A determined car thief equipped with a few electronic (readily available) gizmos and a head for tech would really not find that the hurdles presented by your car safety measures were such a deterrent. That’s what researchers from Switzerland have found out. They took up popular cars from several manufacturers and found that the fact that those cars were all computerized made it easier than ever for tech-minded thieves to break into them. For instance, while keyless entry and start systems were exclusive to the Mercedes-Benzs and the BMWs at first, they are an option on lots of regular mid-range cards today. With a keyless car, you just get a device with a radio chip instead of a key. You put it in your pocket; when you get close to the car, the car senses the radio waves from the chip, and opens the door and starts the car for you. It can be a great convenience when you have your hands full. To the car thief of today, it can make your car as open to him as it is to you though. All he needs are a couple of $80 antennas from some tech store and the requisite audacity. Opening the car door and getting the car started will present him with no problems.
So how do the thieves actually do it? Your car’s keyless entry device basically, emits radio waves to control your car safety system all the time. But since it’s a very weak signal, it only works when you’re very close to the car. When a thief sets his sights on your car, he follows you around for a while, and then when you park your car, shut the door and leave, he whips that antenna out and shadows you. He shadows you because he wants his gizmo to catch the radio waves sent out by your keyless entry device, amplify and send it out to your car. The car catches the amplified signal, thinks that you are close by, and opens the door. He can even do this when you’re quite far from the car. He just needs to rope a thug friend in with another relay antenna halfway between himself and the car. It’s that simple. Some car thief somewhere must have tried this out one day for fun and been really impressed with the results – the way bicycle thieves found out ten years ago that all you needed to do to open a Kryptonite bicycle lock was to jam a ballpen in it.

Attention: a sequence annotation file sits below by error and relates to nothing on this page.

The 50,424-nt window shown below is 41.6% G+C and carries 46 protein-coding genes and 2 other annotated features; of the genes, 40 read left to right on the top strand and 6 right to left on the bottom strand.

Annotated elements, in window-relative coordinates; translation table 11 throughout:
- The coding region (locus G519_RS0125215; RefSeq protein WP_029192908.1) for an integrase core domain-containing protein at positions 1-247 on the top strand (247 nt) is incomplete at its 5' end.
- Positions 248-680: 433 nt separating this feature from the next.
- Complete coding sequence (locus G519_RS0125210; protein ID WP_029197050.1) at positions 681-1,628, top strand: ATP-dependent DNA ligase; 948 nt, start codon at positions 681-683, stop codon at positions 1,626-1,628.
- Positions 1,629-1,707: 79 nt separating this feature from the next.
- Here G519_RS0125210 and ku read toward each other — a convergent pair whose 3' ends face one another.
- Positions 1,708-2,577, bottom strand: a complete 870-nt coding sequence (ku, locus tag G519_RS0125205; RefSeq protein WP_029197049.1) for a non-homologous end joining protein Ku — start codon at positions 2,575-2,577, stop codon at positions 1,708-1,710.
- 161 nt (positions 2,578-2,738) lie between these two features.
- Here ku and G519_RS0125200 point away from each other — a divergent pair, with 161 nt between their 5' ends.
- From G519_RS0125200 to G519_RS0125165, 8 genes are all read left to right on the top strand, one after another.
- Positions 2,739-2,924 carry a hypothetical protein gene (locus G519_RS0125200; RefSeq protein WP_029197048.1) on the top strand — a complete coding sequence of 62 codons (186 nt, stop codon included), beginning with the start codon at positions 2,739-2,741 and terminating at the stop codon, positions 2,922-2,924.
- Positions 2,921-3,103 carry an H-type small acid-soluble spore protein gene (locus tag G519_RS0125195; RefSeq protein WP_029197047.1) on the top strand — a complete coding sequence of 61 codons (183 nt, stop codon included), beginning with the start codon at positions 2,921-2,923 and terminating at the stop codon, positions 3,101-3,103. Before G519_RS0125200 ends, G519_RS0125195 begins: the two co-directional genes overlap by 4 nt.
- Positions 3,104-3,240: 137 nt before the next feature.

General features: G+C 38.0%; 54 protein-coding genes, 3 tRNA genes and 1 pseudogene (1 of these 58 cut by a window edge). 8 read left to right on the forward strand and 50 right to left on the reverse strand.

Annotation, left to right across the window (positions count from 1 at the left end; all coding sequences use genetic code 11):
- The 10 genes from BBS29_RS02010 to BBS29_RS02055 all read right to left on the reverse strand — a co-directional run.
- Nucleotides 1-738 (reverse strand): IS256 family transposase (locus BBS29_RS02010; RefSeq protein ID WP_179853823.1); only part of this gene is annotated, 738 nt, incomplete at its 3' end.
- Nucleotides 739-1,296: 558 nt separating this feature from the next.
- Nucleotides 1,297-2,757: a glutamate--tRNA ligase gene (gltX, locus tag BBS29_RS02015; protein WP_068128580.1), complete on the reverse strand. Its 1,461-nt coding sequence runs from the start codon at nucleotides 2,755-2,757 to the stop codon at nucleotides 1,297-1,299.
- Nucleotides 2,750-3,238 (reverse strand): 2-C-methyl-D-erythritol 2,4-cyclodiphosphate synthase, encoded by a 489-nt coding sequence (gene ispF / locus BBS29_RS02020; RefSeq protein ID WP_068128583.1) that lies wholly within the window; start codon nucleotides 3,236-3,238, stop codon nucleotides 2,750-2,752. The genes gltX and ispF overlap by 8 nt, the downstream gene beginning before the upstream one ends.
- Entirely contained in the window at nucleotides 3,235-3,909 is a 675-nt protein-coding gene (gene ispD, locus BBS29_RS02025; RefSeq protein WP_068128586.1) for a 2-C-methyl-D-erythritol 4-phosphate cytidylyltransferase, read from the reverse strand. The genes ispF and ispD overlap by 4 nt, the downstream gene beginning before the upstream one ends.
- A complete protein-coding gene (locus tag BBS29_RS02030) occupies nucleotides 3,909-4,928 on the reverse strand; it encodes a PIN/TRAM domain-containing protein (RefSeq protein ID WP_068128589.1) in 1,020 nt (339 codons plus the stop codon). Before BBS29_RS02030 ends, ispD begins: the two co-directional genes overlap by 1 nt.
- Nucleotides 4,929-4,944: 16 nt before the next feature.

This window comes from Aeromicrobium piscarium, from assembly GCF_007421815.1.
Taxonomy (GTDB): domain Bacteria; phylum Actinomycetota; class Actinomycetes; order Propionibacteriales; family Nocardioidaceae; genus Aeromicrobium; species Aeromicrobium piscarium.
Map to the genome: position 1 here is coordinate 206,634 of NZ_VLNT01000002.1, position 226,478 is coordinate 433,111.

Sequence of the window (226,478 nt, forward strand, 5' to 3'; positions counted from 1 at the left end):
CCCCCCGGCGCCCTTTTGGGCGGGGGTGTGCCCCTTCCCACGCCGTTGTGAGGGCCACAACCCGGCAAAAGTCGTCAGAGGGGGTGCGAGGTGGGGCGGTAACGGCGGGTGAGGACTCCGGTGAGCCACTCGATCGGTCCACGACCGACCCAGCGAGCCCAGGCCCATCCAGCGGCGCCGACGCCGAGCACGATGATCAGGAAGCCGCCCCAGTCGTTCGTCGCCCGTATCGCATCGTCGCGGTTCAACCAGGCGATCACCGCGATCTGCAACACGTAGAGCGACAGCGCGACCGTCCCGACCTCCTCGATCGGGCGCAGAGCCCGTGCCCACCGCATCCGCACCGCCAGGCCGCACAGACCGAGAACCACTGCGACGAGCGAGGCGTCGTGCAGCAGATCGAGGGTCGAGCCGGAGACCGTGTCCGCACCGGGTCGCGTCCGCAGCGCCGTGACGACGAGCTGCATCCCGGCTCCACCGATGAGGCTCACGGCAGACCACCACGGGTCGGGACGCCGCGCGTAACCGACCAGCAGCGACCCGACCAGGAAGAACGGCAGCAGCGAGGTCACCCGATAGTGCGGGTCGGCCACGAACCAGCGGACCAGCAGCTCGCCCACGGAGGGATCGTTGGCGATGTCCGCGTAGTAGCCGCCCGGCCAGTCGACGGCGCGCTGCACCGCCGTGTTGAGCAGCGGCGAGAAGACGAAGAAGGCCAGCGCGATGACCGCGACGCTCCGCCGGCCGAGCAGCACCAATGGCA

So what do you do to protect yourself? It usually takes a new product a trial in the real world to have a security flaw pointed out. If you are looking for something really foolproof in keyless car safety, there is nothing you can do until manufacturers improve their systems.
Photo by anniejay